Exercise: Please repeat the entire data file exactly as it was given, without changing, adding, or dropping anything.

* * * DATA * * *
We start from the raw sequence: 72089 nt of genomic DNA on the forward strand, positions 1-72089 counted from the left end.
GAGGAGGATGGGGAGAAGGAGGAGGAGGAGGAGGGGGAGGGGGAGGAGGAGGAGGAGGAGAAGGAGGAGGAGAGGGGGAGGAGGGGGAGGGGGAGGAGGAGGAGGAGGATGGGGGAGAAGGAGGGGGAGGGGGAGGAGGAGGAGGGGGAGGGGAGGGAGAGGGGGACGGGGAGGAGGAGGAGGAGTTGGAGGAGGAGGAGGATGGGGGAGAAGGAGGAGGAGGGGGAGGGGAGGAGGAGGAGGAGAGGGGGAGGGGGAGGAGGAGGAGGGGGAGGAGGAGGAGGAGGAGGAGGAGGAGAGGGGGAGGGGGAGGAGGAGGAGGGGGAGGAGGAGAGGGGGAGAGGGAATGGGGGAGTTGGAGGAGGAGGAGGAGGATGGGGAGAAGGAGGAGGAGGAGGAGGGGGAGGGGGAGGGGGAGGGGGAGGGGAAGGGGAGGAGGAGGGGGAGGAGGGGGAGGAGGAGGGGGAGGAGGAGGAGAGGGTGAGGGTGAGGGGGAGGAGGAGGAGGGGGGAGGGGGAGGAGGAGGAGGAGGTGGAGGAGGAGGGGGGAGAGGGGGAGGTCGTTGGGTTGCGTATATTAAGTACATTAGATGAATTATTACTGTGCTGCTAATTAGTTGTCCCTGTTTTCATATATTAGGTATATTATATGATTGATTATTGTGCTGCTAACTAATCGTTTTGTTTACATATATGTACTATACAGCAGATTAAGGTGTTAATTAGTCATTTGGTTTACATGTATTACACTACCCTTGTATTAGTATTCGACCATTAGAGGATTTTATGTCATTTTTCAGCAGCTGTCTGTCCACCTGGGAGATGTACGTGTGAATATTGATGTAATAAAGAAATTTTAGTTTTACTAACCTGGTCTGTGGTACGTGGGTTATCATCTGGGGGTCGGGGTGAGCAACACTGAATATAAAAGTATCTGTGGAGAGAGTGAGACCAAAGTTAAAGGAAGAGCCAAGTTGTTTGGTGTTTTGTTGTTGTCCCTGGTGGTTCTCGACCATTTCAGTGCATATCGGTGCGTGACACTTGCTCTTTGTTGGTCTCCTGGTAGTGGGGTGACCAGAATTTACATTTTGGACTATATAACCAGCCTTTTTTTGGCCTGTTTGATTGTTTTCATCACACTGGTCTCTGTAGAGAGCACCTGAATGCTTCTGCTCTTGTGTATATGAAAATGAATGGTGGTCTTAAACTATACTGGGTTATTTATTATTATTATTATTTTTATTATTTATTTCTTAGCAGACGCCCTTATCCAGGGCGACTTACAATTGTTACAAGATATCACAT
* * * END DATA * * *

We start from the raw sequence: 72089 nt of genomic DNA on the forward strand, positions 1-72089 counted from the left end.
GAGGAGGATGGGGAGAAGGAGGAGGAGGAGGAGGGGGAGGGGGAGGAGGAGGAGGAGGAGAAGGAGGAGGAGAGGGGGAGGAGGGGGAGGGGGAGGAGGAGGAGGAGGATGGGGGAGAAGGAGGGGGAGGGGGAGGAGGAGGAGGGGGAGGGGAGGGAGAGGGGGACGGGGAGGAGGAGGAGGAGTTGGAGGAGGAGGAGGATGGGGGAGAAGGAGGAGGAGGGGGAGGGGAGGAGGAGGAGGAGAGGGGGAGGGGGAGGAGGAGGAGGGGGAGGAGGAGGAGGAGGAGGAGGAGGAGAGGGGGAGGGGGAGGAGGAGGAGGGGGAGGAGGAGAGGGGGAGAGGGAATGGGGGAGTTGGAGGAGGAGGAGGAGGATGGGGAGAAGGAGGAGGAGGAGGAGGGGGAGGGGGAGGGGGAGGGGGAGGGGAAGGGGAGGAGGAGGGGGAGGAGGGGGAGGAGGAGGGGGAGGAGGAGGAGAGGGTGAGGGTGAGGGGGAGGAGGAGGAGGGGGGAGGGGGAGGAGGAGGAGGAGGTGGAGGAGGAGGGGGGAGAGGGGGAGGTCGTTGGGTTGCGTATATTAAGTACATTAGATGAATTATTACTGTGCTGCTAATTAGTTGTCCCTGTTTTCATATATTAGGTATATTATATGATTGATTATTGTGCTGCTAACTAATCGTTTTGTTTACATATATGTACTATACAGCAGATTAAGGTGTTAATTAGTCATTTGGTTTACATGTATTACACTACCCTTGTATTAGTATTCGACCATTAGAGGATTTTATGTCATTTTTCAGCAGCTGTCTGTCCACCTGGGAGATGTACGTGTGAATATTGATGTAATAAAGAAATTTTAGTTTTACTAACCTGGTCTGTGGTACGTGGGTTATCATCTGGGGGTCGGGGTGAGCAACACTGAATATAAAAGTATCTGTGGAGAGAGTGAGACCAAAGTTAAAGGAAGAGCCAAGTTGTTTGGTGTTTTGTTGTTGTCCCTGGTGGTTCTCGACCATTTCAGTGCATATCGGTGCGTGACACTTGCTCTTTGTTGGTCTCCTGGTAGTGGGGTGACCAGAATTTACATTTTGGACTATATAACCAGCCTTTTTTTGGCCTGTTTGATTGTTTTCATCACACTGGTCTCTGTAGAGAGCACCTGAATGCTTCTGCTCTTGTGTATATGAAAATGAATGGTGGTCTTAAACTATACTGGGTTATTTATTATTATTATTATTTTTATTATTTATTTCTTAGCAGACGCCCTTATCCAGGGCGACTTACAATTGTTACAAGATATCACAT